teacher

Fifth grade teacher Jessica Gomez, inside her classroom at Maple Intermediate School in Huntington Station, New York on August 24, 2022, as she set up her classroom in preparation for starting the school year. (Photo: James Carbone/Newsday RM via Getty Images)

End 'Poverty Wages' in Schools

Education support professionals are essential to our schools. It's time they are respected and paid accordingly.

The Great Resignation continues to punish schools. It has become increasingly difficult to fill the all important position of the Education Support Professional (ESP). For a moment, pause in awe of the number of unheralded women who have shaped countless lives in education as ESPs:

Jane's tender hands and heart had grown weary. She had cared for children for twenty years. As the wise woman of the school, parents, and teachers alike sought her out for advice, and her special talent of listening. They all left feeling understood. And while her feet and back ached from the long days of tying shoes and telling stories to her spry charges, she still loved every minute of it. She got up in the morning to be part of the world of children and to feel the rhythm of school. Yet, after all those pre-dawn mornings of scraping ice and snow off her car, she only earned just above minimum wage.

Many ESPs in America, like my dear friend Jane, have been caught between serving the children and communities they love and making ends meet. It has become common for ESPs to take on second and third jobs, or to rely on a supportive spouse due to their low wages at school. As the cost of living surges, classrooms are losing more and more of these valuable people. And the loss of their contributions to our communities will continue, unless a living wage is realized.

Expanding union membership for all those who help children thrive can help to end the pay penalty, which disproportionately harms women, and especially women of color.

ESPs are sometimes referred to as "paraprofessionals" or "teacher's aides" or even "child care workers." The commonly used job title of this important division of educators, "paraprofessional," denotes the quasi-recognition of the services these nurturing people provide. They provide critical small group and one-on-one support to students with a variety of social, intellectual, emotional and behavioral needs. To a large extent, these professional educators have historically been women and are often significantly underpaid.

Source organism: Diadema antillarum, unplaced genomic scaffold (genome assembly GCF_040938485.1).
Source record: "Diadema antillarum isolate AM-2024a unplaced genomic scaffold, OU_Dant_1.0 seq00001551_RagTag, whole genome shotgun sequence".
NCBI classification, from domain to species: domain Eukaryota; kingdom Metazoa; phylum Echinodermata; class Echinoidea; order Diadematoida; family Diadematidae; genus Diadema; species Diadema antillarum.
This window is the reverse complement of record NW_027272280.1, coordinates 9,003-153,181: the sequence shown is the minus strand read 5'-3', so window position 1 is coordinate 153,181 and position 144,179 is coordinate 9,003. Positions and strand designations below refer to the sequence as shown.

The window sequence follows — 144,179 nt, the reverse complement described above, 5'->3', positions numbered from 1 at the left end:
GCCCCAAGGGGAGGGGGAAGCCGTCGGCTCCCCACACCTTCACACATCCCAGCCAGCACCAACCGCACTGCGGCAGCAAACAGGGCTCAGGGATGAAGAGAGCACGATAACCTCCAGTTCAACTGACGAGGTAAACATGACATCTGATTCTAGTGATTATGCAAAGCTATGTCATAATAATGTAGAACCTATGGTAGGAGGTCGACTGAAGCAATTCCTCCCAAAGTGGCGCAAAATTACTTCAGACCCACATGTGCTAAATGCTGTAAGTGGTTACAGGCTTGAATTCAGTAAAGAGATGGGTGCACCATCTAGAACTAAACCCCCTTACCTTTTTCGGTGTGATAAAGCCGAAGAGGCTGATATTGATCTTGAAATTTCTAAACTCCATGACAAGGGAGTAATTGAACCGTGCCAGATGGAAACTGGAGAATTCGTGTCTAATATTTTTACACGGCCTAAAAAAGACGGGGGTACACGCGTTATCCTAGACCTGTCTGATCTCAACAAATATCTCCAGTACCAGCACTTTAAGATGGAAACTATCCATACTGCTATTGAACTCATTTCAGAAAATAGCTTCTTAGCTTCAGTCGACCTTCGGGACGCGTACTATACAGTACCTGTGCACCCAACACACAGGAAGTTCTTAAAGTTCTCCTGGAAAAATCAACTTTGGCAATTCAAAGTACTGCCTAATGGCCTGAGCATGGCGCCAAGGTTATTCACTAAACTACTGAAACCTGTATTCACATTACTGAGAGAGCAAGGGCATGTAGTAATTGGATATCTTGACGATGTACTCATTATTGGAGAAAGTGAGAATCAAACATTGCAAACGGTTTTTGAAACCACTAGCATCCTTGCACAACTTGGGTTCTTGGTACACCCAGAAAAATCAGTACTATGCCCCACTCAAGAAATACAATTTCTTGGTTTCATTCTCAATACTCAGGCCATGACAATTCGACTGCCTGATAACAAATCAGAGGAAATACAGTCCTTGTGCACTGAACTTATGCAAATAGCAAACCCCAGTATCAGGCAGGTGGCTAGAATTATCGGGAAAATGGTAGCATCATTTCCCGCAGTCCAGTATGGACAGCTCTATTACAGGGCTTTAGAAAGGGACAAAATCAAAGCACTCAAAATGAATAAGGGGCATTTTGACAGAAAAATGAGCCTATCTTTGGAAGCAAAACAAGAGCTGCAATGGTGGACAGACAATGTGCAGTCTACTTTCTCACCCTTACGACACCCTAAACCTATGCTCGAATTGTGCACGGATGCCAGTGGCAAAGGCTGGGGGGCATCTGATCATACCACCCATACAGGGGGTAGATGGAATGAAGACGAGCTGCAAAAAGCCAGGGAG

The statistical profile of ESPs, according to the NEA,tells us that the average ESP has been in the profession for 13 years, that 81 percent of ESPs are women, and 40 percent work in preschool, kindergarten or elementary schools. Over 70 percent spend their "off the clock" time continuing to give back to their schools and neighborhoods through volunteering after school and on weekends.

The spirit of volunteerism among ESPs should be honored, but there needs to be recognition and remuneration for ESPs to be financially viable into the future. Modest salary gains for ESPs have been erased by the near double digit inflation. Paired with the current competitive job market, there is a pronounced incentive to leave schools for a less demanding job with higher pay. It is unconscionable that as one ESP interviewed in an Appalachian State research study said, after taxes..."you make below poverty level." The many professionals who stay in the field do so out of a true passion for the "magic of learning" and the desire to help each student find their own talents and sense of self. Still, the costs of education should not be downshifted to support professionals, and the economic reality of the job must be made sustainable for both the sake of the employees and the students.